The gesture was so unexpected that even Malcolm was speechless.
The Nigerian diplomat continued:
— The Chinese, Guinea, Yugoslav, Mali, Cuban, Algerian and Egyptian ambassadors are here. Others wanted to come but national matters detained them. We will pull up and onto the road as you will want to ride with your friends. We will follow.
Julian was the first to speak to Malcolm after the High Commissioner left us.
— Man, we ought to pay you for this visit. You’ve given this poor group of Black exiles some status. Forty-five minutes with the president and now a convoy of limousines to see you to the airport. Man! We were living here before, but after your visit we have really arrived.
We were all laughing with pleasure when we heard the familiar sounds of Black American speech. We turned around and saw Muhammad Ali coming out of the hotel with a large retinue of Black men. They were all talking and joking among themselves. One minute after we saw them, they saw Malcolm.
The moment froze, as if caught on a daguerreotype, and the next minutes moved as a slow montage. Muhammad stopped, then turned and spoke to a companion. His friends looked at him. Then they looked back at Malcolm. Malcolm also stopped, but he didn’t speak to us, nor did any of us have the presence of mind to say anything to him. Malcolm had told us that after he severed ties to the Nation of Islam, many of his former friends had become hostile.
Muhammad and his group were the first to turn away. They started walking toward a row of parked cars. Malcolm, with a rush, left us and headed toward the departing men. We followed Malcolm. He shouted:
— Brother Muhammad. Brother Muhammad.
Muhammad and his companions stopped and turned to face Malcolm.
— Brother, I still love you, and you are still the greatest. Malcolm smiled a sad little smile. Muhammad looked hard at Malcolm, and shook his head.
— You left the Honorable Elijah Muhammad. That was the wrong thing to do, Brother Malcolm.
His face and voice were also sad. Malcolm had been his supporter and hero. Disappointment and hurt lay on Muhammad’s face like dust. Abruptly, he turned and walked away. His coterie followed. After a few steps they began talking again, loudly.
Malcolm’s shoulders sagged and his face was suddenly gloomy.
— I’ve lost a lot. A lot. Almost too much.
He led us back to my car.
— I want to ride with Maya and Julian. We’ll meet at the airport.
Alice and the other friends rode with Ana Livia and three six-footers tried to be comfortable in my little Fiat. Even when we saw the diplomat’s limousines following us, the heavy mood seemed destined to stay.
Malcolm broke the silence.
— Now, Sister, what do you think of Shirley Du Bois? The question gave me a chance to articulate my anger, and I let loose. I spoke of her lack of faith, her lack of identity with Black “American struggle, her isolation from her people, her pride at sitting in the catbird seat in Ghana. Malcolm let me continue until my tirade wound down.
— Now, Sister, I thought you were smart, but I see you are very childish, dangerously immature.
He had not spoken so harshly before to anyone in Ghana—I was shocked.
— Have you considered that her husband has only been dead a few months? Have you considered that at her age she needs some time to consider that she is walking around wounded, limping for the first time in many years on one leg?
Tears were bathing my face, not for the sad picture Malcolm was drawing of Shirley, but for myself as the object of his displeasure.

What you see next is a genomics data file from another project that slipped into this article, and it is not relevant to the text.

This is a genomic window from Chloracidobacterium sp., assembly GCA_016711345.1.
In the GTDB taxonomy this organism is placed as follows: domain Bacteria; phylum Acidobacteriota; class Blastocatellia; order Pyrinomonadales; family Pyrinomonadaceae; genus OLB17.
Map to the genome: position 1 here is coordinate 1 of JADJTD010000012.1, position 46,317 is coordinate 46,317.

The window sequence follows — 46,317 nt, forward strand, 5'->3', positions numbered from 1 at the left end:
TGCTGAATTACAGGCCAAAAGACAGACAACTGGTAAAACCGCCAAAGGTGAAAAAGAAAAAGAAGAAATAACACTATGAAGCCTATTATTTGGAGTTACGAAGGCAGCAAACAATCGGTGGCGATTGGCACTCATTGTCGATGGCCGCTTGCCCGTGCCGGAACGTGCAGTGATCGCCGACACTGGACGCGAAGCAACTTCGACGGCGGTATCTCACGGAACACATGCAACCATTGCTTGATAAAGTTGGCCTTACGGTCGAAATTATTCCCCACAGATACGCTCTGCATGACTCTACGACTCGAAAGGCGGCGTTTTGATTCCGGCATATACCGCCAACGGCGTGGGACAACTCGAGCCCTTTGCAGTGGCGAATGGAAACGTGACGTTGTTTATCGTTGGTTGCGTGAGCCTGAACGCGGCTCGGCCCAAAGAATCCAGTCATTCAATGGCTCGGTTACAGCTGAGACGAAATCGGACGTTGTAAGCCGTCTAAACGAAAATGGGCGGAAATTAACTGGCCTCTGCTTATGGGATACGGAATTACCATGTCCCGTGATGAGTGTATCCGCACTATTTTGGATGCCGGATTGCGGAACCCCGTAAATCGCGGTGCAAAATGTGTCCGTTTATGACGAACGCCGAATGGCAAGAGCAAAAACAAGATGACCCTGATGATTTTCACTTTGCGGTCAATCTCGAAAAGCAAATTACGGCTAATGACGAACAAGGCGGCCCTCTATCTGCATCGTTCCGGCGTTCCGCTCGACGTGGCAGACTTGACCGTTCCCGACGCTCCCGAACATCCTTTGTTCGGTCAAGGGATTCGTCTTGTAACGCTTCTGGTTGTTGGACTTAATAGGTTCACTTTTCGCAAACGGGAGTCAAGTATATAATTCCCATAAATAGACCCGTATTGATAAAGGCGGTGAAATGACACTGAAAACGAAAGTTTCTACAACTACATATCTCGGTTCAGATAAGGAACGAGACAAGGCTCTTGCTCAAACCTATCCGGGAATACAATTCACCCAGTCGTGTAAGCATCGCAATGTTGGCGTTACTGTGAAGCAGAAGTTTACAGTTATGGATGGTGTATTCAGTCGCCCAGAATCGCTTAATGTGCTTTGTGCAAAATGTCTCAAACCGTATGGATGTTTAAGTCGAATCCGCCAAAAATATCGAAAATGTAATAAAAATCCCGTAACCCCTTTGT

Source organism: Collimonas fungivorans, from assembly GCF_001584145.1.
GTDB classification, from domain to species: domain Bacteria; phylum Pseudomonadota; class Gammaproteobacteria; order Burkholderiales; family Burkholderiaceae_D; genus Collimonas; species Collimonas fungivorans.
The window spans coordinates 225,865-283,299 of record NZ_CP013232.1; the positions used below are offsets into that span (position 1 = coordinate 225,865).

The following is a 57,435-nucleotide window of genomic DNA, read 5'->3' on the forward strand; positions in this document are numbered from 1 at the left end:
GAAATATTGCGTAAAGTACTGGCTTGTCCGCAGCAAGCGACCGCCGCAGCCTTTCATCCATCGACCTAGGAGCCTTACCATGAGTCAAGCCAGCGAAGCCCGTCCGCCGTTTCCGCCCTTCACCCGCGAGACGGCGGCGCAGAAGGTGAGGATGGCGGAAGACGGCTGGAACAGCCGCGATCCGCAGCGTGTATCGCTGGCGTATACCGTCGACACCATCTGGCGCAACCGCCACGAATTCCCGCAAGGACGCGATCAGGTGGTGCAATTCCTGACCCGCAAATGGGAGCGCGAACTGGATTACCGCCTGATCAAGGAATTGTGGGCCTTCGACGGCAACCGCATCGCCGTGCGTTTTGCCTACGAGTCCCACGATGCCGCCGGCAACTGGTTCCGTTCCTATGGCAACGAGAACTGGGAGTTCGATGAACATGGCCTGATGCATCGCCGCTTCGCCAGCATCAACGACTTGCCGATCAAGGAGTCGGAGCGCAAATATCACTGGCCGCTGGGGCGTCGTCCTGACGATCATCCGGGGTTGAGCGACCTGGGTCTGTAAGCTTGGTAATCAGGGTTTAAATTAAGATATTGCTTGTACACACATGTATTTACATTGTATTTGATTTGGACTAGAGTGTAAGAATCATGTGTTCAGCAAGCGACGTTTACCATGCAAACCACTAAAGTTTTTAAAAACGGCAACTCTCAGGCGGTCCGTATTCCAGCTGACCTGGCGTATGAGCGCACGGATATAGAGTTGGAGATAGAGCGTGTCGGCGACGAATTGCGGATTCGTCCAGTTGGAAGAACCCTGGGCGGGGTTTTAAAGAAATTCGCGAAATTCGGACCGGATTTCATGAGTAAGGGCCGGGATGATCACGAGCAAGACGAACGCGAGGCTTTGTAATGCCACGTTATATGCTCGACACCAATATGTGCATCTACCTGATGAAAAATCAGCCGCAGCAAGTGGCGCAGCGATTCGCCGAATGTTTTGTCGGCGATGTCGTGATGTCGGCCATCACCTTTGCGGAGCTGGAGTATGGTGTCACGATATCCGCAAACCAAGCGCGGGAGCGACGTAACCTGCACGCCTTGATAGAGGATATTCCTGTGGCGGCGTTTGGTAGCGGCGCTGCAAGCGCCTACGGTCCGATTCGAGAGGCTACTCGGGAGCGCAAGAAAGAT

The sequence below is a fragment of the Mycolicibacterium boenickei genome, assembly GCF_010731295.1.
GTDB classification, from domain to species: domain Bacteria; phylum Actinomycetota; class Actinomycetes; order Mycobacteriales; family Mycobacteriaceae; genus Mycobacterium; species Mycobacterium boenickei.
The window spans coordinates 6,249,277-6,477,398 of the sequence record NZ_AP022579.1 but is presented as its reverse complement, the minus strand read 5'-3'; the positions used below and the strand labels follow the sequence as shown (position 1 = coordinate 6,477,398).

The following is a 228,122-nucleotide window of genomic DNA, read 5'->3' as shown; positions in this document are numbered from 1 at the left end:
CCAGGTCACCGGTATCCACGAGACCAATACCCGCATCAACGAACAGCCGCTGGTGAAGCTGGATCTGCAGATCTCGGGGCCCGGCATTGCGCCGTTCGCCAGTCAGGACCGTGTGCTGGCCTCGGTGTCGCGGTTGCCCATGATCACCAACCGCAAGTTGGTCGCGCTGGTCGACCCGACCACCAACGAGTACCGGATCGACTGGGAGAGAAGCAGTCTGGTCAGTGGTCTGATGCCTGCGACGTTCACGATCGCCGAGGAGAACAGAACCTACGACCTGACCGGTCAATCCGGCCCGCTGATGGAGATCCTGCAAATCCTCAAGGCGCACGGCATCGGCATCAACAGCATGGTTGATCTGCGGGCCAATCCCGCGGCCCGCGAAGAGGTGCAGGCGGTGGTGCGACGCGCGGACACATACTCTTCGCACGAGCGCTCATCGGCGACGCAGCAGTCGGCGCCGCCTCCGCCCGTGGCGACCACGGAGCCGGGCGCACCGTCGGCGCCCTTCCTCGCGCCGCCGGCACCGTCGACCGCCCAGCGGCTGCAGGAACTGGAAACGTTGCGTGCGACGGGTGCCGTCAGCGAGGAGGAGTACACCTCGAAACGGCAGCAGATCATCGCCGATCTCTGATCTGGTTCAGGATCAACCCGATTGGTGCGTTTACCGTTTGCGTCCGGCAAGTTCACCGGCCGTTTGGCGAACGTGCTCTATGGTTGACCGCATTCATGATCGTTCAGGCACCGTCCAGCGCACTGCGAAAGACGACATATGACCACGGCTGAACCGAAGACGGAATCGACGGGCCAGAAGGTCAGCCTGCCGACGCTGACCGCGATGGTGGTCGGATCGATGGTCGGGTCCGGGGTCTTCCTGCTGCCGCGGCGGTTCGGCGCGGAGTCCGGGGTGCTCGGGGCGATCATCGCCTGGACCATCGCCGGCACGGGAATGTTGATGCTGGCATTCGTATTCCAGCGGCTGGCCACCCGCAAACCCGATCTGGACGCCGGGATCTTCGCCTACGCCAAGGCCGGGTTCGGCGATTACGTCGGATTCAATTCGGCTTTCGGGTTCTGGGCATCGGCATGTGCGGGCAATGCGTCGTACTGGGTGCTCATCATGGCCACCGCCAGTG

Julian, from his uncomfortable seat in the back of the car, put his hand on my shoulder gently:
— Keep your eyes on the road.
Malcolm said:
— Sister, listen and listen carefully. Picture American racism as a mountain. Now slice that mountain from the top to the bottom and open it like a door. Do you see all the lines, the strata?
I could hardly see the road ahead, but I nodded.
— Those are the strata of American life and we are being attacked on each one. We need people on each level to fight our battle. Don’t be in such a hurry to condemn a person because he doesn’t do what you do, or think as you think or as fast. There was a time when you didn’t know what you know today.
His voice had become more explanatory and less accusatory.
— When you hear that the Urban League or the NAACP is giving a formal banquet at the Waldorf-Astoria, I know you won’t go, but don’t knock them. They give scholarships to poor Black children. One of those recipients might become a Julian Mayfield, or a Maya Angelou, or a Malcolm X. You understand?
I would have died rather than say I disagreed. I said:
— I will think about that.
He said:
— I can’t ask anymore. I admire all of you. Our people can be proud. Julian will tell you about my meeting with Nkrumah. I wanted to ride with you to encourage you to broaden your thinking. You are too good a woman to think small. You know we, I mean in the United States and elsewhere, are in need of hard thinkers. Serious thinkers, who are not timid. We are called upon to defend ourselves all the time. In every arena.
Malcolm had lost his harshness and seemed to be reflecting rather than addressing either me or Julian.
Julian asked him if Muhammad’s actions at the hotel came as a surprise, and Malcolm did not answer directly.
— He is young. The Honorable Elijah Muhammad is his prophet and his father, I understand. Be kind to him for his sake, and mine. He has a place in my heart.
At the airport, the ambassadors and other well-wishers swooped him away. Alice had time to arrange him for one last photo and we all shook his hand and hugged him.
Julian said in a forbidding tone:
— Man, I don’t like to see you traveling alone. You know there’s a price on your head.
Malcolm smiled.
— No one can guard anyone’s life. Not even his own. Only Allah can protect. And He has let me slide so far.
He smiled for us all and then was gone.
The letdown affected our speech. There seemed to be no words to describe what we were feeling. We regarded each other with embarrassment. Malcolm’s presence had elevated us, but with his departure, we were what we had been before: a little group of Black folks, looking for a home.

Continued …

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Maya Angelou